...though I never.....knew you at all...
(sung to Elton John's 'Candle In The Wind')
I am in mourning. You will be truly missed. Cut down so young. In the prime of life. The guilt I feel is crushing. Farewell, my beloved.
Yes, it's true. The apple cyser mead, that I had been lovingly coddling since December 12, 2010, is no more. I had neglected to check on it in the nearly month and a half since my retirement. The happy day finally arrived when it was due to be bottled. When I went to fetch it from the bulk aging closet I found, to my absolute HORROR, that the water had evaporated from the airlock and my precious mead had been left unprotected for God knows how long. Pouring that golden nectar down the drain was one of the hardest things I've ever done. The remaining 5 gallons of country wines and meads were fine (they had a different style of airlock) but I did find mold growing in the water in a couple of the bubblers. I hastily rinsed them and added fresh water and resolved to check them closer, in the morning, and bottle if they were ready. That was the evening of August 2nd. I didn't sleep well. I kept waking up and remembering about the mead, and worrying that I would have to toss out more of the wines I had spent so much time creating.
Yesterday I set to work. I checked all 5 of the gallon fermentors. 3 of them were ready for bottling and the other 2 needed to be racked. Here are the results of my labors. 15 bottles of some of the tastiest wine I've ever had the pleasure to drink.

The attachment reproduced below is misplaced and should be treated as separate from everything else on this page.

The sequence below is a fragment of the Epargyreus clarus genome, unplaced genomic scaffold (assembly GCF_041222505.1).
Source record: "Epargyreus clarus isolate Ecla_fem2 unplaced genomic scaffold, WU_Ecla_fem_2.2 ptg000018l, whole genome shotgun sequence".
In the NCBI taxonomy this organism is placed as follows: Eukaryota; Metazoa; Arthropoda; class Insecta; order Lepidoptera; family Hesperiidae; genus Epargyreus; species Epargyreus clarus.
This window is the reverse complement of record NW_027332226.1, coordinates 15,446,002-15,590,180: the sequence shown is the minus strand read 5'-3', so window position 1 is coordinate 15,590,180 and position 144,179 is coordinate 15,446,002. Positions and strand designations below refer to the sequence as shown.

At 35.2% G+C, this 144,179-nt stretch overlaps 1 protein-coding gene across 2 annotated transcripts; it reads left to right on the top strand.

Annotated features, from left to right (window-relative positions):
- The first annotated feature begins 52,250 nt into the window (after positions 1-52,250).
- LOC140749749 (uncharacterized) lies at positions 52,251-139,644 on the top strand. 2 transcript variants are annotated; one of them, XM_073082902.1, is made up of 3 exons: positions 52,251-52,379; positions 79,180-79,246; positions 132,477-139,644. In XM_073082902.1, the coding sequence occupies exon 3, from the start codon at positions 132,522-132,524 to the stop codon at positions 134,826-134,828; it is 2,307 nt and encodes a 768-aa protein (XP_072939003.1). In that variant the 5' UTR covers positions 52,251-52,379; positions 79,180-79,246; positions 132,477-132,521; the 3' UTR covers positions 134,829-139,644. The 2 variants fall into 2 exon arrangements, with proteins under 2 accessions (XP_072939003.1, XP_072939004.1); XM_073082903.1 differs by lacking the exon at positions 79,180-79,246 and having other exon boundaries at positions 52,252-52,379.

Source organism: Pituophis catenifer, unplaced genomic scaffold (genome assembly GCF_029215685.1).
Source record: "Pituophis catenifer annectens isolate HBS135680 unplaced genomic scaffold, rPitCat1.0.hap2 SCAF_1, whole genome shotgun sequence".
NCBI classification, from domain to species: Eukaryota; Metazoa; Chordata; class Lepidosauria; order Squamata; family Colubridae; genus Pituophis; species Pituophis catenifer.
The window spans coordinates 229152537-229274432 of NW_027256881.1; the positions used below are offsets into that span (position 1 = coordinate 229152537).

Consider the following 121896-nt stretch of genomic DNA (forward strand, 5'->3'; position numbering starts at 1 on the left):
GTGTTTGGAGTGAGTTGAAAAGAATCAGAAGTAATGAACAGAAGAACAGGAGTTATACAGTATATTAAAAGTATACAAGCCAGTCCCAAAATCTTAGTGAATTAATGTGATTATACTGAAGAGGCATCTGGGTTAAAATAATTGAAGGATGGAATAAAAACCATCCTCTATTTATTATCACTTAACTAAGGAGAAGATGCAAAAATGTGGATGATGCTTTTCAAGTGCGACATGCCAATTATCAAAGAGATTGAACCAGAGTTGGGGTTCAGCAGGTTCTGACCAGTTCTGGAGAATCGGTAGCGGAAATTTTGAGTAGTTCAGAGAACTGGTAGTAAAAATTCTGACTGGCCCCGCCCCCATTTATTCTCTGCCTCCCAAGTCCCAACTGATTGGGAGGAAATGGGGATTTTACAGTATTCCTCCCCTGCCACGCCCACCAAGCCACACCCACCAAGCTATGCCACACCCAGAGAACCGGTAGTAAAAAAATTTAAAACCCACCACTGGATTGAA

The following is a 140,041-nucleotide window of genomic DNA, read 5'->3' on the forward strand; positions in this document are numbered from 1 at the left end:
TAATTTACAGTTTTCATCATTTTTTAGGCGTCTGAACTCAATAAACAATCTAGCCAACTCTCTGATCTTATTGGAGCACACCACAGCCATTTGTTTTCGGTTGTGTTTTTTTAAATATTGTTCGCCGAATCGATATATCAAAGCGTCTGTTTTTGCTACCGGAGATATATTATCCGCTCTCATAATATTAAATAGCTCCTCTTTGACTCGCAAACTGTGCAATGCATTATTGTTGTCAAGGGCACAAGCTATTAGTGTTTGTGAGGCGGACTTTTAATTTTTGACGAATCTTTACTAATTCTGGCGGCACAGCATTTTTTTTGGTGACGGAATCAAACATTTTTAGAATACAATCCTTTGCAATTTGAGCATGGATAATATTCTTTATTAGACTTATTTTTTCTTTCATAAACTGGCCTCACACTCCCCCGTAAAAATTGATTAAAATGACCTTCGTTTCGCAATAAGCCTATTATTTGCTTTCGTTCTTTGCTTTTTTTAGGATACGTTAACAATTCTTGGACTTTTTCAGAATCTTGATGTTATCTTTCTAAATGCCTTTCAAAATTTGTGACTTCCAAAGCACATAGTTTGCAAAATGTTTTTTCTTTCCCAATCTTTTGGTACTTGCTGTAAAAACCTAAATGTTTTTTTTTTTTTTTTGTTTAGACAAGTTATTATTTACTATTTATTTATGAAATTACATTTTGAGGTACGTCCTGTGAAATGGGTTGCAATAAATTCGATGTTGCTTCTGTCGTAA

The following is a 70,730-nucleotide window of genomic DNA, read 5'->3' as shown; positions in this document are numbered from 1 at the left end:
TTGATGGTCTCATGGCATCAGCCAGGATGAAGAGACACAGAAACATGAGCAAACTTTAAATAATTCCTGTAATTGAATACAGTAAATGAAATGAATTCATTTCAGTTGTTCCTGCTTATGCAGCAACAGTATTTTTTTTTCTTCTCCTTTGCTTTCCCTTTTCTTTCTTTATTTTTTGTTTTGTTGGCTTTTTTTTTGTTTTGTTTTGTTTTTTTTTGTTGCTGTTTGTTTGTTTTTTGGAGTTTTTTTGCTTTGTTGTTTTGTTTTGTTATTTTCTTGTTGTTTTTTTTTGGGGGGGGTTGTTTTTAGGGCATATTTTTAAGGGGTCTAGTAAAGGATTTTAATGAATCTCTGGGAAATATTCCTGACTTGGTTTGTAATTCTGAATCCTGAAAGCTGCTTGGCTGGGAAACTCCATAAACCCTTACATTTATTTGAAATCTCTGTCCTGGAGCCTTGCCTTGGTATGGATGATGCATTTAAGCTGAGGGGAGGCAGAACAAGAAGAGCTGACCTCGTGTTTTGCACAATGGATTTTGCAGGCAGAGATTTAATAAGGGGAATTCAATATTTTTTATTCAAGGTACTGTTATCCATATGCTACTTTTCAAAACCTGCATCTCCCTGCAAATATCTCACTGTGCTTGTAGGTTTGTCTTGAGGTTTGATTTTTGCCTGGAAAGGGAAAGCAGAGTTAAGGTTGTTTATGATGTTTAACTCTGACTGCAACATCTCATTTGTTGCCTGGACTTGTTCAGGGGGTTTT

From left to right:
Mandarin Orange Banana, Raspberry Apple & Apple Raisin.
(5 bottles of each)
I like my wines to be a little on the sweet side. I back sweetened each gallon with 1/2 cup of sugar (dissolved in 1/4 cup of water). I also added 1/2 tsp. of stabilizer to each bottling bucket, to inhibit further fermentation. All of these wines were racked numerous times and left to age for months, so there shouldn't be any active yeast left. But better to be safe than sorry. This is my high tech set up. Here I am transferring the wine from the fermentor to the bottling bucket, to which the sugar syrup and stabilizer has been added.
Look how clear the wine is. That is what you are looking for.
Once it is clear you can bottle it and add it to your cellar.
This is the apple raisin wine, BTW.
And here it is, all freshly bottled. I got 5 bottles from
each gallon of wine, plus a little sample for the winemaker.
Here is the raspberry apple:
(made with frozen apple juice and my fresh raspberries)
And the one I am most proud of, mandarin orange banana. The husbeast told me I couldn't make a proper wine using oranges. But a customer (when I was still employed at the yarn shop) brought in a bag of "past their prime" mandarin oranges and you know how I hate to waste things. I also had a couple of over ripe bananas at home, so combined to two to make this concoction. And it is yummy! Bet you won't find anything like this on the store shelves.
Even though I lost my prize mead, it was a good (and painful) lesson to learn. I need to keep a closer check on the bulk aging closet, especially during the hot summer months. I won't make that mistake again. I was so distraught that I was considering giving up wine making. But after bottling these lovelies I am even more enthralled with the process.